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Essere and Avere - Present Tense 

The present tense is, as the word says, the tense we use to talk about things that are happening in the present as we speak.

In Italian the present tense can also be used instead of the present continuous (I am eating), and it is often used instead of the future, especially when talking about things that we know are going to happen.

Before launching into studying the verb, let's first take a look at subjects pronouns.
Pronouns  replace the nouns in a sentence.  So, instead of saying 'the boy is happy', if it is clear enough whom we are talking about, we can say:'he is happy', . 

Subject pronouns can either be the subject or the direct object of the sentence. 
Here is a list of them with their English equivalent:

Io  (I)

Tu  (You - used only when talking to one person)

Lui  (He)

Lei  (She)

Lei (You - formal)

Noi  (We)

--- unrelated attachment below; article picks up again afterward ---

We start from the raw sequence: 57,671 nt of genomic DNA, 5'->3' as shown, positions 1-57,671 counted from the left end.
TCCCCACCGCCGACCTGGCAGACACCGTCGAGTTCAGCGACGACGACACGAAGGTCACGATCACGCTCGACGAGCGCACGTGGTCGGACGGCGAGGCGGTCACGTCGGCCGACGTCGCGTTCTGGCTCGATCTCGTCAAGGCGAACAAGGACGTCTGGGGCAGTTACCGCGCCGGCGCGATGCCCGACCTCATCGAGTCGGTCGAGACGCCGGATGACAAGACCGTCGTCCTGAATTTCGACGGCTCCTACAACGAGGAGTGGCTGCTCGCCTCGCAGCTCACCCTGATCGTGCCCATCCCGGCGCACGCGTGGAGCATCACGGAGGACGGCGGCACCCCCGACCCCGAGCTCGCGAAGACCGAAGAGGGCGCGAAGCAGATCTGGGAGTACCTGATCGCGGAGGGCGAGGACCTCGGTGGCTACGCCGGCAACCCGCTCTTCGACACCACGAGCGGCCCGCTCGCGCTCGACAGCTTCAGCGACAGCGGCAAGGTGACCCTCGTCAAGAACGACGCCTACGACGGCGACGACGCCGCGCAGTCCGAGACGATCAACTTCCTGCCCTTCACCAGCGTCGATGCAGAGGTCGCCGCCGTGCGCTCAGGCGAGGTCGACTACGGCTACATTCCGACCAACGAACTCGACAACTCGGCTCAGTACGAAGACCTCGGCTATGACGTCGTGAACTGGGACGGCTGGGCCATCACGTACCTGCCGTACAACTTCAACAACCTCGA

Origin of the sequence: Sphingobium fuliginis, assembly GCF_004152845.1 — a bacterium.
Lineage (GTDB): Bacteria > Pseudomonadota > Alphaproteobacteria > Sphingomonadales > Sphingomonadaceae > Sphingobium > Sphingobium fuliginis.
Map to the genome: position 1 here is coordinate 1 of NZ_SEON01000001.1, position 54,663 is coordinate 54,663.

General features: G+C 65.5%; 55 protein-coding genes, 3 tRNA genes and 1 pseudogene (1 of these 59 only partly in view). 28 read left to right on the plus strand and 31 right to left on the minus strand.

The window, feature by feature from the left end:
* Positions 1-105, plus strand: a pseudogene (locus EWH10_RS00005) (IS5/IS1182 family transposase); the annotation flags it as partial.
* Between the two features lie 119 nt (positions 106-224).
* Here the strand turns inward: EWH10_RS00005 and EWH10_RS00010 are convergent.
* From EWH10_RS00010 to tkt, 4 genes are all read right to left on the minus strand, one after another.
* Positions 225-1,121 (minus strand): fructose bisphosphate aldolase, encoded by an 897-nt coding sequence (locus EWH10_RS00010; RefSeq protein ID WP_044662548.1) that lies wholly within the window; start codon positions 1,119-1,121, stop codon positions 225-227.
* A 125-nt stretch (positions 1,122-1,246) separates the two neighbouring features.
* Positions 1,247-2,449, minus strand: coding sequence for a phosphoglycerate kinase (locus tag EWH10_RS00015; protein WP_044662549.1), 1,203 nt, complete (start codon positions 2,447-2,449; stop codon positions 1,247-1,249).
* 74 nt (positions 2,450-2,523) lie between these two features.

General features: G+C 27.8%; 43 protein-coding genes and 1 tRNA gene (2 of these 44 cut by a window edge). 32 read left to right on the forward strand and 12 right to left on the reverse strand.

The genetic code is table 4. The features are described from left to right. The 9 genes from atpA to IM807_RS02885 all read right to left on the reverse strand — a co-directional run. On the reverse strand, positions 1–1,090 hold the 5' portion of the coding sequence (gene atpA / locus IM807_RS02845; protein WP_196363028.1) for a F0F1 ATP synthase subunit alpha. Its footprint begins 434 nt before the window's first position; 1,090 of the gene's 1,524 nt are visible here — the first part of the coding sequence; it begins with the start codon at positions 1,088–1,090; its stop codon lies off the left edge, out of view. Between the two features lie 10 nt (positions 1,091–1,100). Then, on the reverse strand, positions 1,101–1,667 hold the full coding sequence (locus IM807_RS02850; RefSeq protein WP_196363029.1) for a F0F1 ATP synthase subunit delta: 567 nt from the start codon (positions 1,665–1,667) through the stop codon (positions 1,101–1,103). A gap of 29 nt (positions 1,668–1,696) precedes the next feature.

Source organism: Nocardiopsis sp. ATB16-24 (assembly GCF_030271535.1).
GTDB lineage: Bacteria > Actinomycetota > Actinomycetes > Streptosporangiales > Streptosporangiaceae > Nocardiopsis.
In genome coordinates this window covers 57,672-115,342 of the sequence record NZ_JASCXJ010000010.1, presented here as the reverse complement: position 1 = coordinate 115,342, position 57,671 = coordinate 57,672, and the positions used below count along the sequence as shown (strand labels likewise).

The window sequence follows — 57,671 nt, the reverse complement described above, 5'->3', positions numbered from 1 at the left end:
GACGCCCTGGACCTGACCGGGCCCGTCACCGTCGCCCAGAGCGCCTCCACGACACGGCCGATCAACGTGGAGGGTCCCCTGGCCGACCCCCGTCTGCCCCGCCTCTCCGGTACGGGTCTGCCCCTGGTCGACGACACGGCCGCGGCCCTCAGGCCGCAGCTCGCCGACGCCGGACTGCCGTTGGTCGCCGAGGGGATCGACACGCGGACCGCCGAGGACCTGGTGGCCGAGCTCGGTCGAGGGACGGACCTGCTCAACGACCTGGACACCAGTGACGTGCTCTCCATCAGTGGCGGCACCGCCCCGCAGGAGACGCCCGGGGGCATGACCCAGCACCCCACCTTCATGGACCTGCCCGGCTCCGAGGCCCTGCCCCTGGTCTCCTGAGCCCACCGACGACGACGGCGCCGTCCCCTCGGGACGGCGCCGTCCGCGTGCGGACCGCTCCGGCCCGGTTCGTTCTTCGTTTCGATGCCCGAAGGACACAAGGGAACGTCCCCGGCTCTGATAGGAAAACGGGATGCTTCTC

Voi  (You - used only when talking to more than one person)

Loro  (They)

Essere (to be) and Avere (to have), as in most languages, are irregular verbs.  That means that the root of these two verbs change sometimes quite substantially from the infinitive.  This will become clearer once we take a look at regular verbs.  In the mean time just go with the flow. 

VERBO ESSERE (to be) - Present Tense

Io sono (I am)
tu sei (you are)
lui è (he is)
lei è (she is)
Lei è (You are - formal)
noi siamo (we are)
voi siete (you pl. are)
loro sono  (they are)

In Italian, very often subject pronouns are omitted. Since conjugations change significantly from person to person, it is usually clear who the subject of a sentence is even when the subject pronoun is not present.  So instead of saying:

"Io sono italiana."  (I am Italian)

I can say:

"Sono italiana."    

This still means exactly the same thing: (I am Italian)

VERBO AVERE (to have) - Present Tense

Io ho   (I have)
tu hai   (you have)
lui ha   (he has)
lei ha   (she has)
Lei ha   (You have - formal)
noi abbiamo (we have)
voi avete    (you pl. have)
loro hanno   (they have)

H is silent in Italian.